Even after all the surgeries, all the chemotherapy treatments and clinical trials, Bill Suit was still giving, still doing, still believing.
Having survived his sarcoma for years, he counseled fellow cancer patients at the Hillman Cancer Center, lobbied on Capitol Hill for additional research and kept in touch with former students from his days as principal of Shaler Area High School.
Since his death, many people have thanked his widow, Sue Suit, for sharing her husband with them and with the world, she said. But her husband's spirit was too big to be contained; he needed to be shared with the world, despite his often-painful struggle with cancer over nearly seven years, Mrs. Suit said.
In short, he still had a job to do.
"A walking miracle, I call him," she said Friday. "The good Lord wasn't done with him yet -- I told him he wasn't going anywhere until the Lord was ready for him."
Mr. Suit, of Pine and Shaler, died of complications from sarcoma on Tuesday. He was 62.
Born in July 1951, Mr. Suit was the son of Margaret and the late Mike F. Suit. He grew up in Beaver Falls, graduating from Beaver Falls High School in 1969.
He earned a bachelor's degree in education from Slippery Rock University in 1973, followed by a master's in guidance from Slippery Rock and later, his principal's certification and superintendent certificate from Westminster College, his wife said. He also attended the University of Akron.
After graduating from Slippery Rock, Mr. Suit began teaching at Riverside Middle School, while also coaching high school football for the district. He became assistant principal of the high school in 1989, then took a job as a middle school principal in Chambersburg, followed by a stint from 1992 to 1995 at South Side Beaver High School. He then served as principal at Shaler Area High School from 1996 to his retirement in 2009.
Mr. Suit so loved his job as principal that, while he had the necessary qualifications to work as a superintendent, he decided not to pursue the opportunity, his wife said. And even after he was diagnosed with sarcoma, a rare form of cancer that affects approximately 15,000 Americans each year, he continued working until multiple surgeries made that too difficult.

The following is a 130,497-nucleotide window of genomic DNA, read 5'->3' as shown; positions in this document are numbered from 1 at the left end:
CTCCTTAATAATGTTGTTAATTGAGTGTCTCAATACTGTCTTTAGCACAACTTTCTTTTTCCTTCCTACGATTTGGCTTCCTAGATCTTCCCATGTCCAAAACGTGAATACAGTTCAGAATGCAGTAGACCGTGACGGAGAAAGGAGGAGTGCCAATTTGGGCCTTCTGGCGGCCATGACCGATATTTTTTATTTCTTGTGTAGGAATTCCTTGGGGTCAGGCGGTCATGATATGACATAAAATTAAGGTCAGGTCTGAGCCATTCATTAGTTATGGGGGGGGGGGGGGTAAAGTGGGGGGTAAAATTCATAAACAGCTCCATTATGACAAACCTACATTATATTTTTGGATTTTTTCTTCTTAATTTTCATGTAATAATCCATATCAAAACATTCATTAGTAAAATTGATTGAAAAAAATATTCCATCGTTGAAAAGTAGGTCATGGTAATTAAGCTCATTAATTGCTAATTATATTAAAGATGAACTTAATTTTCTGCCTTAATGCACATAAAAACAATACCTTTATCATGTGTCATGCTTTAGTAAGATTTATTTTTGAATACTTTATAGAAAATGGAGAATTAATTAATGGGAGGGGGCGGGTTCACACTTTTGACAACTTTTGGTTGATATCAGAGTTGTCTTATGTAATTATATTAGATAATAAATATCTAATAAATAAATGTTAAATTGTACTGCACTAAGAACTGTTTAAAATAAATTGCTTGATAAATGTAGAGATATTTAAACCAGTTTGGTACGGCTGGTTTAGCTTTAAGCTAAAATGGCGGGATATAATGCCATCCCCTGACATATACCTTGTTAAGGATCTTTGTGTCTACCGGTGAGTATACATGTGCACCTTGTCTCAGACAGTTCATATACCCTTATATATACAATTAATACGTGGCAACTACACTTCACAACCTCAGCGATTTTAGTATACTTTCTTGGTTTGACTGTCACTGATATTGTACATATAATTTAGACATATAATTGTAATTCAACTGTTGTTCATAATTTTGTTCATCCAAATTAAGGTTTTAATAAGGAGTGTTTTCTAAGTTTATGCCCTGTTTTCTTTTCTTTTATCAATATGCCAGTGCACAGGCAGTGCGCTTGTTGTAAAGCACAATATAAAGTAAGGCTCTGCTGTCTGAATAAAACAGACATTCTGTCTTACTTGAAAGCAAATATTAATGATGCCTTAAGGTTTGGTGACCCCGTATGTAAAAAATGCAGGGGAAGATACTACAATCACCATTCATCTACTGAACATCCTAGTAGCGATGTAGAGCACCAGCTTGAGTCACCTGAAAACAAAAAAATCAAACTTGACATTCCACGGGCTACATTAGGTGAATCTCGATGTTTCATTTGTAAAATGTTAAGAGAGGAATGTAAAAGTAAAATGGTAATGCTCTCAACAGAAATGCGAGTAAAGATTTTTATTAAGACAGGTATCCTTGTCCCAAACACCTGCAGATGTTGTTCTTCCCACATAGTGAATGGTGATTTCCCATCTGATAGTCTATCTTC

As a principal, Mr. Suit was the kind of person students naturally gravitated toward, said Melissa McQuade, who graduated from Shaler in 2007 and then earned a degree in elementary education from Kutztown University in 2011.
"He just genuinely cared about each child and wanted to make each child feel special in their own way," Ms. McQuade said.
"If they needed help or just needed someone to talk to, you could go in his office and talk to him and he was just completely non-judgmental -- even when I didn't have a problem, I would go and talk to him."
Even after she left for college, Sue and Bill Suit kept in touch with little notes, and in 2010 joined her parents on a four-hour trip to see her score her thousandth point playing basketball in her junior year, she said.
"They were such good friends and mentors to me all through college," Ms. McQuade said.
Mr. Suit was a member of the WPIAL Hall of Fame committee and chaired the Shaler Area Hall of Fame committee. He was nominated for Pennsylvania Principal of the Year in 2008 and served as the Northern Principals Association Chair, Middle States Visiting Team in 2005, Student Assistance Team Member and also was a member of Phi Delta Kappa.
He was a co-founder of the Pittsburgh Cure Sarcoma Committee, served as race director for the 5K run and helped raise more than $300,000 toward funding a cure for the disease. He also served as state chapter director for the Sarcoma Foundation of America, and lobbied lawmakers in February for better funding and research for a sarcoma cure.
Through his struggle with cancer for nearly seven years, Mr. Suit helped many people around him appreciate their own lives, said senior pastor Kurt Bjorklund of Orchard Hill Church, to which the Suits belong.
"He really was somebody who communicated hope to others in the midst of his own pain and impending death, which was encouraging to a lot of people," Mr. Bjorklund said. "He didn't avoid the hard questions but he kept landing back at a place of saying life is a gift and I'm not owed 'x' number of years, and I am going to focus on what I've been given rather than what I don't have."
Mr. Suit is survived by his wife and four children: Robert McDonald, Jennifer Drake, Maggie Tkatch and Annie Clark.
Memorials are suggested to be sent to Pittsburgh Cure Sarcoma "Root for Suit," P.O. Box 194, Gibsonia, PA 15044 or to the William Suit Scholarship Fund at Shaler Area High School, 381 Wible Run Road, Pittsburgh, PA 15209.
Amy McConnell Schaarsmith: email@example.com or 412-263-1719.